The disproportionate and often strategic targeting of women politicians and activists discourages women from running for office, pushes them out of politics, or leads them to self-censor and disengage from the political discourse in ways that harm their effectiveness. The psychological toll on them and their families is incommensurable.

While sexist attitudes are integral to understanding violent extremism and political violence, they are just a part of the story. Research has shown that women’s political leadership often represents a challenge to entrenched illiberal and autocratic political elites, disrupting what are often male-dominated political networks that allow corruption and abuse of power to flourish.

As women have been among the most outspoken critics of populist authoritarian political leaders in many countries, state-led gendered disinformation campaigns have been used to silence and deter them, stifling their calls for better governance. Vladimir Putin in Russia, Rodrigo Duterte in the Philippines, Viktor Orban in Hungary, Narendra Modi in India, Jair Bolsonaro in Brazil, and Recep Tayyip Erdogan in Turkey are just some of many leaders who have used gendered disinformation campaigns to attack political opponents and erode liberal values and democratic principles all together.

Building on sexist narratives and characterized by malign intent and coordination, gendered disinformation has also been employed by Russia to exercise influence and undermine foreign elections. The targeting of Hillary Clinton during the 2016 U.S. presidential campaign, and, more recently, Svetlana Tikhanovskaya in Belarus and Svitlana Zalishchuk in Ukraine are prominent examples.

These types of attacks do not only represent a threat to the women they target.

Weaponized by malign foreign and domestic actors, these attacks threaten democratic institutions and have important ramifications for global peace and security and the broader human rights system. Yet while authoritarian leaders have heavily invested in troll factories that cynically take advantage of a technology that is particularly good at spreading misogyny and lies, female politicians and activists have largely been left to fend for themselves in an online world that is increasingly toxic and violent. America has a crucial role to play in promoting a new digital social contract that upholds  democratic values and promotes women’s rights, through a three-pronged strategy.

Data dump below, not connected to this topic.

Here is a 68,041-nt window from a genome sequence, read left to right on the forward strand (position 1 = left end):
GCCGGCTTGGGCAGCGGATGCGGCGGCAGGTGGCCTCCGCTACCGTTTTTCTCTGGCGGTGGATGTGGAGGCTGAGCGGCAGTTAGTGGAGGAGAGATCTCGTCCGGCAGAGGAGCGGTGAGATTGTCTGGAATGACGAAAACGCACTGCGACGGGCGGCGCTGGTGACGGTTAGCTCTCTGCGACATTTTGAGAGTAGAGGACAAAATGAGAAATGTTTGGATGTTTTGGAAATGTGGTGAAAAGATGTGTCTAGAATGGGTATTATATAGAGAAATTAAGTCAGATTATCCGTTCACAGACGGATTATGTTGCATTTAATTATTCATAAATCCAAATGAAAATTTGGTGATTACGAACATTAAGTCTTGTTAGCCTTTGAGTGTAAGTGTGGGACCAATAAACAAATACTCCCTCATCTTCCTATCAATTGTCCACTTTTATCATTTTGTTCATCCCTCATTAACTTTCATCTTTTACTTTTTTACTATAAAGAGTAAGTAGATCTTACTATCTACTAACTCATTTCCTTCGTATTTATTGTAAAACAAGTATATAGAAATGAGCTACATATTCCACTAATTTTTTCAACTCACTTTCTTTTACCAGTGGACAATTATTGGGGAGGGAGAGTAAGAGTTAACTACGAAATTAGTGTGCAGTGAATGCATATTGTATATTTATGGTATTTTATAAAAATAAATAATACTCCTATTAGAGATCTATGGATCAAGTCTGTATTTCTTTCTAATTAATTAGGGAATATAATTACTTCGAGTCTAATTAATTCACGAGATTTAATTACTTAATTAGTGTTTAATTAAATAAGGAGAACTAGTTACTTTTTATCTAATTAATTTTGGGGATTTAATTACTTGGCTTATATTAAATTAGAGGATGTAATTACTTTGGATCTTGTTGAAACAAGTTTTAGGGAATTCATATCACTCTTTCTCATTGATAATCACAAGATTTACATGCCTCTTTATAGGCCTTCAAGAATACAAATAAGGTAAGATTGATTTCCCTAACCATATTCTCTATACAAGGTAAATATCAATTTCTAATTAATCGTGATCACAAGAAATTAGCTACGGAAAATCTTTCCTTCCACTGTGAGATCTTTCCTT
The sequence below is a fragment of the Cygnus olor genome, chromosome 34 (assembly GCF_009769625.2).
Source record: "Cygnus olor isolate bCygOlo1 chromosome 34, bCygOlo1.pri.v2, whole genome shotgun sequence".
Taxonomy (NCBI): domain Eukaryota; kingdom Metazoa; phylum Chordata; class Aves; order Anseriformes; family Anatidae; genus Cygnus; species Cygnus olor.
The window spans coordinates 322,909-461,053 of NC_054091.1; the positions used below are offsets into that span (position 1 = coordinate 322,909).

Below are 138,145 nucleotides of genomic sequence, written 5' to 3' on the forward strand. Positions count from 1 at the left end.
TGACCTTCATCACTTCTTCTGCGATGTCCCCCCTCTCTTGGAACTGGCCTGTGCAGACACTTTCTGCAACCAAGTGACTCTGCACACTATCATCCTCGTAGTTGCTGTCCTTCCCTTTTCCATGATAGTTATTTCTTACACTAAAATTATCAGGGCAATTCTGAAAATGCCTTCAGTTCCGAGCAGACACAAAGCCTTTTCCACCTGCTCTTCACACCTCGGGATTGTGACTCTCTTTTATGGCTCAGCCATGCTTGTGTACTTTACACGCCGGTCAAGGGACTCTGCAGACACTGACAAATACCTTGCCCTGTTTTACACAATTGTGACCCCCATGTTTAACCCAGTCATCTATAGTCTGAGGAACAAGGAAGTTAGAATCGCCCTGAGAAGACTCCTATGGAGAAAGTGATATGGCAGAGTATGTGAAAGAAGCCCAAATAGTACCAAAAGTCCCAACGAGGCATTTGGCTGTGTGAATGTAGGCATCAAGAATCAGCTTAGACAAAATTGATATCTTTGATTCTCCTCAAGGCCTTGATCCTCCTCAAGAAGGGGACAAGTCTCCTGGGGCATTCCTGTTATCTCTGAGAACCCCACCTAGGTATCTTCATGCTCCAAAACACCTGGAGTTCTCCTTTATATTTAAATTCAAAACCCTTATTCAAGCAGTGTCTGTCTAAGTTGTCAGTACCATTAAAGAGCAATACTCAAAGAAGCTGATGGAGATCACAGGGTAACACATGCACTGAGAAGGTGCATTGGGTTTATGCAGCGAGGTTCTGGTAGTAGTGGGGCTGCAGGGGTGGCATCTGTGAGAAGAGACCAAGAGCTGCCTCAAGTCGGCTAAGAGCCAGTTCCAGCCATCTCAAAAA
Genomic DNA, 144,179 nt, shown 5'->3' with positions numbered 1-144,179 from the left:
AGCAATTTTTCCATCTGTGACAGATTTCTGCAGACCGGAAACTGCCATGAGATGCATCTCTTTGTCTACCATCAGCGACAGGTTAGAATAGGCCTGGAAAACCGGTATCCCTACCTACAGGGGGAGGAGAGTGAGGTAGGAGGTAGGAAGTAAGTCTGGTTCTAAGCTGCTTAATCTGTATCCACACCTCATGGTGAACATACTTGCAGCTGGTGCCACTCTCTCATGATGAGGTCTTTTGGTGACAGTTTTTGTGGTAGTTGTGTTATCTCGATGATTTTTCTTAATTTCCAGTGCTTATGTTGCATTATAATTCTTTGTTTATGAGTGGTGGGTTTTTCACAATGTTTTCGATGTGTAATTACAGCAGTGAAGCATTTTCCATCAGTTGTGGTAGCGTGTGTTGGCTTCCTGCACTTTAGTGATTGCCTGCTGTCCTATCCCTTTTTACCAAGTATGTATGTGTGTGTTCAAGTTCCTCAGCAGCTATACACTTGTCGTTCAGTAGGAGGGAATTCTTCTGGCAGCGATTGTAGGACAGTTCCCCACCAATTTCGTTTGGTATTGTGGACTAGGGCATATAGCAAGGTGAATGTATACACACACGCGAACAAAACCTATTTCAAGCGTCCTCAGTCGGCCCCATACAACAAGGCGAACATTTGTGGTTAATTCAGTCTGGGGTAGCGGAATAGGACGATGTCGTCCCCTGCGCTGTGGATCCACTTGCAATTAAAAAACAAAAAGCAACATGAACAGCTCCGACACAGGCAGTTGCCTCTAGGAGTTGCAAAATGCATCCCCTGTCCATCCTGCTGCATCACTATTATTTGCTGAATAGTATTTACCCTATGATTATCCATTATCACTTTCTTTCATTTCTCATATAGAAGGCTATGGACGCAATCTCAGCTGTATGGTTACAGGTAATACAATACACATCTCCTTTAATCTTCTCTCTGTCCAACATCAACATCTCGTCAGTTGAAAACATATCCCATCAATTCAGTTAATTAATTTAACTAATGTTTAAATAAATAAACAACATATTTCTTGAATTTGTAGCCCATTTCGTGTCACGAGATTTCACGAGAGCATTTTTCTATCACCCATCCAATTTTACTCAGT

First, we need better standards for digital platforms that take into account the real-life harms and abuses that women face and to proactively address them from a product design and risk assessment perspective—as opposed to content moderation only. Convening the National Task Force on Online Harassment and Abuse, proposed by President Joe Biden on the campaign trail, will be an important milestone in that direction.

Second, we must make sure that women leaders and activists are deeply involved in the conversations on establishing new internet and social media standards and regulations, and that their unique perspectives are reflected in key fora like the Summit for Democracy. Similar to how women’s participation in peace negotiations is essential for successful outcomes, women’s leadership in designing a new digital social contract between tech companies, governments, and citizens will be key in building an online world that works for everyone.

Third, we must buttress women in politics and journalism, particularly those who are working in fragile democracies and often become targets of vicious state-sponsored disinformation and hate campaigns as a result of their engagement, such as Maria Ressa in the Philippines. Women working in politics and journalism must be provided with the tools, information, and the support network they need to respond to gendered disinformation campaigns.

In many fragile democracies, women are the beacons of liberal values. Ensuring that the internet is not used as a tool to defame, silence, threaten and de-platform them must be a priority for anyone who seeks to advance democracy, peace, and security.